I was initially not planning to write on any of the matches I watched today. That was, until, I sat down to take in the final singles match of the day — between Switzerland’s Timea Bacsinszky and the Czech Republic’s Petra Kvitova.
Despite her major titles and world ranking of No. 4, Kvitova has a bit of a reputation for being an incredibly streaky, up and down player. In Monday’s fourth round match against Bacsinszky, that unpredictability cost her a French Open quarterfinal against Alison Van Uytvanck, with a rematch against top seed Serena Williams (whom she quickly beat in Madrid) looming in the semis.
As Kvitova breezed through the opening set, she left the inexperience Swiss a mere bystander to her powerful shots. It looked as if a quarterfinal berth was well within reach.
Then came the next two sets.
Kvitova proceeded to exit the tournament losing 12 out of the next 15 games, spraying errors in all directions with no semblance of a plan B or even a way to stop the bleeding. If you didn’t know any better, you’d think she was trying to play a tennis match on a ping pong table.
Bacinszky, who possesses a game well-suited for clay, took full advantage and let Kvitova self-destruct as she cheerfully rode the wave into to the quarterfinals. Her performance wasn’t spectacular, but it was more than enough.
In theory, a player as talented as Kvitova shouldn’t have the streaky results for which she has become notorious. From a technical perspective, her strokes have solid foundation; I would even go as far as to say they rival Serena Williams’ purely in terms of efficient stroke production.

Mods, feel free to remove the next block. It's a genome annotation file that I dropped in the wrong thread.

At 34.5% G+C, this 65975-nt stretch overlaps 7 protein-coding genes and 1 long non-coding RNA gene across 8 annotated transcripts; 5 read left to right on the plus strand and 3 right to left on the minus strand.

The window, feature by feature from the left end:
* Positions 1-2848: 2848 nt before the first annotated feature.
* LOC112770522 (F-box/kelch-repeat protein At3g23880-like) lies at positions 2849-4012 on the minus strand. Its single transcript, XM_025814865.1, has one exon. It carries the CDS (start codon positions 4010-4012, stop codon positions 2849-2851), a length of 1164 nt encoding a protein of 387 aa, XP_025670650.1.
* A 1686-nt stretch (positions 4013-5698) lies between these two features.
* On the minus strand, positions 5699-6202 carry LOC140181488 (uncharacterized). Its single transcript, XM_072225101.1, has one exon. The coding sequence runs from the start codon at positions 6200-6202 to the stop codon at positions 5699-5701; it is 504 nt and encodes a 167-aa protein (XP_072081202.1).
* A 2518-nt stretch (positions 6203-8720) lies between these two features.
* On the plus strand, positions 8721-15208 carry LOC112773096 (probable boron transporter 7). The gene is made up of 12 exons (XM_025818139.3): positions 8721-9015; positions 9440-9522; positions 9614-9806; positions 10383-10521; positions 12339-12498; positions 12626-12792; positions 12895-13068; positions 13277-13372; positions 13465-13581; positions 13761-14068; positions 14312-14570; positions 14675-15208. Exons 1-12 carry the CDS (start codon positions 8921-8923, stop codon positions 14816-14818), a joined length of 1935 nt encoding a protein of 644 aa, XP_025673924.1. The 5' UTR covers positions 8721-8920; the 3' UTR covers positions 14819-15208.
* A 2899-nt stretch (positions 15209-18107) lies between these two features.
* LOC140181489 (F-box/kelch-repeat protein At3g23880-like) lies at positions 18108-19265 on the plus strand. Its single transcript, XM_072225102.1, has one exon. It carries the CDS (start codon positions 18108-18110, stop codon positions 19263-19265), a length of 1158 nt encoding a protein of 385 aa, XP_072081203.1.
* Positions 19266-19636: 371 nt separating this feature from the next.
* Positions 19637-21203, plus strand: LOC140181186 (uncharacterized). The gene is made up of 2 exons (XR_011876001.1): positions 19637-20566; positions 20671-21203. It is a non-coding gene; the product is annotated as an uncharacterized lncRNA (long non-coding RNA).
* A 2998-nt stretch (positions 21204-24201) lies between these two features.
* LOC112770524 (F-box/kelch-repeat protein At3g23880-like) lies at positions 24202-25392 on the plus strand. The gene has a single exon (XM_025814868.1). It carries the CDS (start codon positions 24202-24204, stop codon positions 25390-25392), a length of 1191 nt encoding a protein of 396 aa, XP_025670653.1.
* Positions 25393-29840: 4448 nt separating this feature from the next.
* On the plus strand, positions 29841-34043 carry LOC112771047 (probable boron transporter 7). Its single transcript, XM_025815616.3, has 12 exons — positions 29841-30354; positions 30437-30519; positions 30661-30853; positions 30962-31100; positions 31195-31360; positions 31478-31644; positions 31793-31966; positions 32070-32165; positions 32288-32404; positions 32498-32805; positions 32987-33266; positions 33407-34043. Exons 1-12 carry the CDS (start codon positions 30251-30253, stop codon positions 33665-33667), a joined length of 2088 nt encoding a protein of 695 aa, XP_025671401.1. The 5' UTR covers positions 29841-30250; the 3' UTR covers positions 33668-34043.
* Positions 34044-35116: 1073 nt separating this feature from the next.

They are that good.
This should mean when, under pressure and, more importantly, over the long run, her strokes ought to hold up. Aggressive as is her intent, her periods of streakiness should never last that long.
The problem for Kvitova all has to do with shot selection. Take a look at fellow countryman, Tomas Berdych. While having a lower ceiling than Kvitova, Berdych manages much greater consistency over longer periods of time.
Two major titles are better than none, but if Kvitova could add his element of consistency to her game, she would be lethal.
A world-renowned big hitter, Berdych is still much more willing to stay patient in rallies. Once Kvitova’s game becomes unstable, it becomes uncontrollable — and it all unravels very quickly for her. Berdych, who plays a similar style to Kvitova with his very linear, flat game, can turn the dial down when he needs to.
It is often said that insanity is trying the same thing over and over again that hasn’t worked and expecting different results. For much of the second and third sets, Kvitova could not put a ball in the court, yet displayed precious little urgency in turning around that disastrous trend.
She displayed no modicum of patience and had no propensity to switch gears, attempt to elongate a few more rallies, gain back confidence, all of which might have put herself back into a winning position. Such a strategy would be a change-up from her usual style of play, but it’s not something that would be impossible to execute.
At this stage of her career, it’s unlikely that Kvitova will ever stray from her natural style of play, but there are times that it would help her tremendously to do so.
If she ever does, she will transform into a player that can channel and overcome poor patches of play and win matches using consistency and power, a player I’m sure we’d all love to see.
What do you think of Kvitova’s tactics? Sound off in the comments!